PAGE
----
TelevisionWeek is teaming up with TV industry veteran Marianne Paskowski. The blog will give Marianne a forum to convey her deep knowledge of the industry and pass along some of the juicy morsels she's hearing on the grapevine. Marianne has covered the TV industry from the inside out and top to bottom, and TVWeek's readers are bound to benefit from her sharp eyes, ears and wit. TVWeek.com invites readers to jump online, chime in and pick Marianne's brain on the latest industry news.


Marianne Paskowski

New Genre: State of the Union

January 29, 2007 12:00 AM

Last week's coverage of President Bush reading his State of the Union Address from a TelePrompTer made for surprisingly good TV. It was a combination drama-reality-based show that was far better than the usual song-and-dance production staged for the benefit of the voting public.

It certainly wasn't the president's actual words that saved the show, nor that he made any of his usual gaffes. After all, he was reading from a TelePrompTer, not shooting from the hip and hitting his own foot in the process.

This go-round it was the buoyant emotions on display in a room now packed with more Democrats than Republicans that made for good imagery and suspense. There was the unforgettable image of Democratic Speaker of the House Nancy Pelosi sitting perky and poised directly behind the president.

Vice President Dick Cheney, who by contrast looked as though he was having a Maalox moment, or needed a good stiff drink, slumped in his chair and looking grumpy.

Apparently I'm not the only one who thought this would be pretty good entertainment. At press time last week, Nielsen Media Research had just begun crunching initial tune-in ratings that showed combined viewing of the address on the four broadcast networks was up 14 percent compared with last year's presidential address. Together, ABC, CBS, Fox and NBC attracted 31.4 million viewers to the two-hour-long speech.

Fox led the pack, attracting 10.5 million viewers, an increase of 24 percent. NBC came in second with 7.5 million viewers, CBS had 7 million viewers and ABC trailed with its 6.3 million total viewers.

TV newsgathering organizations did their part, too, to make this annual snore more interesting to endure. NBC actually managed to get Campbell Brown at the soiree, the first time a journalist was ever allowed to mix it up with the legislators. And many of the camera angles were simply fabulous.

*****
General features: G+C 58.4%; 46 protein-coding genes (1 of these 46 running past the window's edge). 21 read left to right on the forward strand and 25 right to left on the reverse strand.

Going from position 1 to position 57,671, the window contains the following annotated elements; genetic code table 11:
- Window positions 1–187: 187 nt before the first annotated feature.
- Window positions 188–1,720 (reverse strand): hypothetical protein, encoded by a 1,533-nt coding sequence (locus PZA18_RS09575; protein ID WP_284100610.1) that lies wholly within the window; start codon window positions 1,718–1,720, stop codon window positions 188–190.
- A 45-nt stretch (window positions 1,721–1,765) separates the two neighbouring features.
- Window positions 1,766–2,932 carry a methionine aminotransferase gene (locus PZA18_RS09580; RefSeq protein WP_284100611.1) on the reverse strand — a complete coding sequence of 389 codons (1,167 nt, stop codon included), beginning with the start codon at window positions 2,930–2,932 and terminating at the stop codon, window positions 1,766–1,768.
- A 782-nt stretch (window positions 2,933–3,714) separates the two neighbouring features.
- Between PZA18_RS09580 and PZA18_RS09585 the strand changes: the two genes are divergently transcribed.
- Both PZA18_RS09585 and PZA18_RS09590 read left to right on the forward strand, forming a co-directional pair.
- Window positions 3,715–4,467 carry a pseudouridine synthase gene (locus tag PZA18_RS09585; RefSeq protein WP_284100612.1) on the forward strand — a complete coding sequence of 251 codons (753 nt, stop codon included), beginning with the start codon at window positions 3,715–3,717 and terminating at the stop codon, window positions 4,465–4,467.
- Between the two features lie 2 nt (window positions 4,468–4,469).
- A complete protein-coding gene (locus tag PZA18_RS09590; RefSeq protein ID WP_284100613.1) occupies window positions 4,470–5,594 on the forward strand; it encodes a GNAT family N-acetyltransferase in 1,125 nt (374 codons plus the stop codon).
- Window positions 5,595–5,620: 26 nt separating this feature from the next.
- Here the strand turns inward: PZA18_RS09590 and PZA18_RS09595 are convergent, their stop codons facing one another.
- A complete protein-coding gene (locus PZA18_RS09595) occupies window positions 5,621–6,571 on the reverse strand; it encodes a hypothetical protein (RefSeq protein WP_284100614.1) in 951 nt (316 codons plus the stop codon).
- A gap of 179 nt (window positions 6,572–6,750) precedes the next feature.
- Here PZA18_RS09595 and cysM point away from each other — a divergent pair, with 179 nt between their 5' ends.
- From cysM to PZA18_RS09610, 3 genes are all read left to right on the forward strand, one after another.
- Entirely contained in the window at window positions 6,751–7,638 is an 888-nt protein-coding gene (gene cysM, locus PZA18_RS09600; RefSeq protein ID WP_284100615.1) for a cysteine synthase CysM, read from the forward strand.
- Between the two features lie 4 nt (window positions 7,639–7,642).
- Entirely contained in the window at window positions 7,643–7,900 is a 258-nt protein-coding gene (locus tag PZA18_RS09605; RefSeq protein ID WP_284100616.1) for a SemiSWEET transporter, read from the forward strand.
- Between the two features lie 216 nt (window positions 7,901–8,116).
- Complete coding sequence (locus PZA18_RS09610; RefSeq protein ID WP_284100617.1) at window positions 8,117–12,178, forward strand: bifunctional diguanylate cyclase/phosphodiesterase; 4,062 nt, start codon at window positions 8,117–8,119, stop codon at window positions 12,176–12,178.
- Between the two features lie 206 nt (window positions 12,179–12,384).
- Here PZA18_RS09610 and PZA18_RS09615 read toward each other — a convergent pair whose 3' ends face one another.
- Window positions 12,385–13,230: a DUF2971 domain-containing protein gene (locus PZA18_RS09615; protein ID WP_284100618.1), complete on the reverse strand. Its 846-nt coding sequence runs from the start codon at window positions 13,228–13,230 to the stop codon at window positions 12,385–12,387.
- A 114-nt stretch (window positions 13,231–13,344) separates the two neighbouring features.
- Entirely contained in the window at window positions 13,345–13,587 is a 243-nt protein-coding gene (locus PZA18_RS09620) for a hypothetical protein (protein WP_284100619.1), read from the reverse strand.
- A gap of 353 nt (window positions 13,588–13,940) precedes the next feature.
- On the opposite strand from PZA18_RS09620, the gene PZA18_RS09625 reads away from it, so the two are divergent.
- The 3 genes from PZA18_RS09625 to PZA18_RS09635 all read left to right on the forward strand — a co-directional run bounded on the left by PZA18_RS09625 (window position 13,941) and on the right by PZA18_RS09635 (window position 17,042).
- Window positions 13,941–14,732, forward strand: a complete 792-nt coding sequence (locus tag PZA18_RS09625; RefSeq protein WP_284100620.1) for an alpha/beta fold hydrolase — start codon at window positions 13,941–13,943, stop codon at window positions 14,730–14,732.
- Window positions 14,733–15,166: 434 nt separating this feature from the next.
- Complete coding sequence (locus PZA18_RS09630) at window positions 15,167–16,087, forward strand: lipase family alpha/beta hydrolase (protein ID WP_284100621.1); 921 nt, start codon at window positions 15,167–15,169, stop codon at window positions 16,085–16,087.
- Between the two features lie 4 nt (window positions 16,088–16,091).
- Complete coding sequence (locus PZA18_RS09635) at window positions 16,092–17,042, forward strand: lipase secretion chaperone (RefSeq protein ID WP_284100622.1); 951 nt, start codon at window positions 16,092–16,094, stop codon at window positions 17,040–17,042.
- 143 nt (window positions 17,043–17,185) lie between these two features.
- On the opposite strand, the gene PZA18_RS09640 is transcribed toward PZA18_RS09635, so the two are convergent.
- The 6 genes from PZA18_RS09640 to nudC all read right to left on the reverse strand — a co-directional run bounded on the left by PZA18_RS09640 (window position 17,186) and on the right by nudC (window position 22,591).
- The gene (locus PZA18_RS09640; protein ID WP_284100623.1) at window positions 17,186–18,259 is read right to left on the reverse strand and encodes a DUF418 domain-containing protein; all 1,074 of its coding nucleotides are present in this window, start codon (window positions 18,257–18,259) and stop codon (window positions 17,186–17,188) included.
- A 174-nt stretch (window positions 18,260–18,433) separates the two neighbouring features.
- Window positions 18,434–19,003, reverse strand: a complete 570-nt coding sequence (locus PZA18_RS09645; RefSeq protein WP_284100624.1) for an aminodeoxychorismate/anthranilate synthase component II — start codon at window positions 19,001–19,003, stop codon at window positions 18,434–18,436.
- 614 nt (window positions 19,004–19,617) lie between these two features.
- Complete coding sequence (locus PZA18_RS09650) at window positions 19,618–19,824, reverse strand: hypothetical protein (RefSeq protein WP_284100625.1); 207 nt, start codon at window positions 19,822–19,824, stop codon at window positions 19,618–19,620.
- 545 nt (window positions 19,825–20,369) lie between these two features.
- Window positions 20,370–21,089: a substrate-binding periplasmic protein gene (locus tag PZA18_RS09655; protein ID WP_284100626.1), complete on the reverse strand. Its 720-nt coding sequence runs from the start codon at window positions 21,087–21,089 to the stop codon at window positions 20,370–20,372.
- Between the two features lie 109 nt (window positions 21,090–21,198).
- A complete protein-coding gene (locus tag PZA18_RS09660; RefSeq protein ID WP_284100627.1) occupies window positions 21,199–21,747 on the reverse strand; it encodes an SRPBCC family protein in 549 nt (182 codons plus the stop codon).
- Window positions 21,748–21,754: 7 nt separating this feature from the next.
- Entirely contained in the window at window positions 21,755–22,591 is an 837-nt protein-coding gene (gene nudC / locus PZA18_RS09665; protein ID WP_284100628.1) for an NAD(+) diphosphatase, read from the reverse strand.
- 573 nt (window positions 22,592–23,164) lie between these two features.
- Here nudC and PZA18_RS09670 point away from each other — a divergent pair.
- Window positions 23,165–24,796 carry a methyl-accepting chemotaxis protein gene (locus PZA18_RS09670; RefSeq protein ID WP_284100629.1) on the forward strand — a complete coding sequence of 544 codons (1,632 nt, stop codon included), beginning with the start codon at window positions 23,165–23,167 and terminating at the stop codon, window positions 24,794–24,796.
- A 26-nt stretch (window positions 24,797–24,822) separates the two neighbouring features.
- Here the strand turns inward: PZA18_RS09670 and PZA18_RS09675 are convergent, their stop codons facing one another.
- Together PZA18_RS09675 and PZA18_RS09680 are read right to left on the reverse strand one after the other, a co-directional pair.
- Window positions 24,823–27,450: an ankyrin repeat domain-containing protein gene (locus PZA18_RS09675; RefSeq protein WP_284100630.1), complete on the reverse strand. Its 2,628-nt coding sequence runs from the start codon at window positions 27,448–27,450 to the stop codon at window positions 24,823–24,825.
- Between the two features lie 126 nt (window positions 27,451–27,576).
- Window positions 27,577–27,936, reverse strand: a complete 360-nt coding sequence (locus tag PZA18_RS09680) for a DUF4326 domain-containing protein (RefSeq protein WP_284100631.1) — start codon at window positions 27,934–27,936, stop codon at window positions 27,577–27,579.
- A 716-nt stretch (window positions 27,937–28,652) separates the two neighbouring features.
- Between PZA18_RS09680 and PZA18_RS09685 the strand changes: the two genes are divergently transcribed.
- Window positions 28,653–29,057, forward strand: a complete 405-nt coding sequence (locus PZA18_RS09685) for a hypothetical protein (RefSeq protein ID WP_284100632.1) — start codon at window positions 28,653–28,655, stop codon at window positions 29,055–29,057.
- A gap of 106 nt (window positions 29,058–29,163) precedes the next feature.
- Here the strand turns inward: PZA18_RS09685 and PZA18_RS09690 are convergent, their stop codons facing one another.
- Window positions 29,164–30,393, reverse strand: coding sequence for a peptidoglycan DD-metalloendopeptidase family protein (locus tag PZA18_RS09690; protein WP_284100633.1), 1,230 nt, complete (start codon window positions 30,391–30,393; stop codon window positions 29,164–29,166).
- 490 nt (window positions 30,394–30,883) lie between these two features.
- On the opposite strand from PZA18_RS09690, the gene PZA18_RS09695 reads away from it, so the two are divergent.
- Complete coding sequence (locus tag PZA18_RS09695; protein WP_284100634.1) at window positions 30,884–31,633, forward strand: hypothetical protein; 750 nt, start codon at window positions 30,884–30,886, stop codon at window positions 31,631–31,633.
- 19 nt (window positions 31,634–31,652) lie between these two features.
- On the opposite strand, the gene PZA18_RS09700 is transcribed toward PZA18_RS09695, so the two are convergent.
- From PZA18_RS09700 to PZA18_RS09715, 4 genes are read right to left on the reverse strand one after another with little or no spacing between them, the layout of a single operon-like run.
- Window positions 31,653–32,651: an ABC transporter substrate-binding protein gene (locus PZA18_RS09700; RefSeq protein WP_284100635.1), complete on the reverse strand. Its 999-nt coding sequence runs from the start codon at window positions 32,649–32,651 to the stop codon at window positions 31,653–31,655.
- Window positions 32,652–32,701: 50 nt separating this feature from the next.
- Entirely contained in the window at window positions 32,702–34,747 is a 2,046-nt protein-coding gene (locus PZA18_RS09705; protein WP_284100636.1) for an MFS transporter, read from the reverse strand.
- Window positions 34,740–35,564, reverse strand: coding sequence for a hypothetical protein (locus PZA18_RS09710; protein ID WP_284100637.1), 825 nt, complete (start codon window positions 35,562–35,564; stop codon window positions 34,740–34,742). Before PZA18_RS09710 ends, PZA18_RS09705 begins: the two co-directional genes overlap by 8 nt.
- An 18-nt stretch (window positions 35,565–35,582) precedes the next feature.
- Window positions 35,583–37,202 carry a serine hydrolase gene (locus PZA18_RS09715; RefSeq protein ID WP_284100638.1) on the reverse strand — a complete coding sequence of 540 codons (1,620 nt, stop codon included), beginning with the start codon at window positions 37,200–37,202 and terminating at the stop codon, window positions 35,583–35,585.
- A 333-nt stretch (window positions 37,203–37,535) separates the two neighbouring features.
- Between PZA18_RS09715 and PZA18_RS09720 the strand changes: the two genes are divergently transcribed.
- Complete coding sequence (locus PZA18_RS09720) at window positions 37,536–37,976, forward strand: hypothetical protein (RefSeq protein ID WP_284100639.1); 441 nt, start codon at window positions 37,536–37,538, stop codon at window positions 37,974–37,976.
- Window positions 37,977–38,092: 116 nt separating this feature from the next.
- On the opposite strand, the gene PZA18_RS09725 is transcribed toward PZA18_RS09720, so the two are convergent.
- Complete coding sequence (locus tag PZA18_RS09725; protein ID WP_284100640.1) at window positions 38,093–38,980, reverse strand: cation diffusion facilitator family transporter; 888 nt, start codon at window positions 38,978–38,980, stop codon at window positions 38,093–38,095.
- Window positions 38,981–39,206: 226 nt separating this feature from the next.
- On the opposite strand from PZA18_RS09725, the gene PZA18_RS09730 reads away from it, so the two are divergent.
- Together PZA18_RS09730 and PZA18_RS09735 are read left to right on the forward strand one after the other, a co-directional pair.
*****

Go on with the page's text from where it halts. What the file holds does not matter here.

Among my favorite moments was when President Bush made a beeline for the doors the instant he finished reading. Then there was Sen. Hillary Clinton, D-N.Y. You could tell she had a great night's sleep and a shot of Botox. Not a wrinkle on that forehead as she beamed throughout the two hours, almost making love to the cameras. Would love to know her TVQ scores for that performance.

By contrast, Sen. Edward Kennedy, D-Mass., looked as though he didn't give a hoot about the whole thing. Cameras showed him not even looking at the president, let alone with respect. Instead his eyes were riveted on the actual copy of the speech in front of him. Well, if I were his age I wouldn't ham it up for the cameras either.

Sen. John Kerry, D-Mass., looked like a fish out of water. When the president spoke about health savings accounts, Sen. Kerry stood up and applauded, and smiled, but not convincingly. In other words, a tepid TVQ score for the patrician from Beacon Hill.

Other great moments were when President Bush began his reading by first sucking up to Ms. Pelosi, congratulating her for being the first female Speaker of the House. He then threw a bone at the new Democratic majority, congratulating them too. Fun to see the thinly veiled sour-grapes demeanor.

But then he immediately jumped into his usual spiel, talking about how great the economy was with the creation of 7.2 million new jobs. He vowed to balance the federal budget and take a whack out of the deficit, but the Democrats in the crowd-judging from their somber faces-weren't buying that as he again vowed to send more troops to Iraq.

In defending his position, he spoke about the need to "take the fight to the enemy," and rattled off several examples of how his administration had staved off several terrorist attacks in the wake of 9/11. By that point, I started to nod off, thinking I was watching the next episode of "24."

But unlike "24," there was no cliffhanger here, just the everyday reality of the difficulties of keeping the country running and getting over bipartisan struggles. So there you have the drama and the reality elements of the new genre: State of the Union addresses.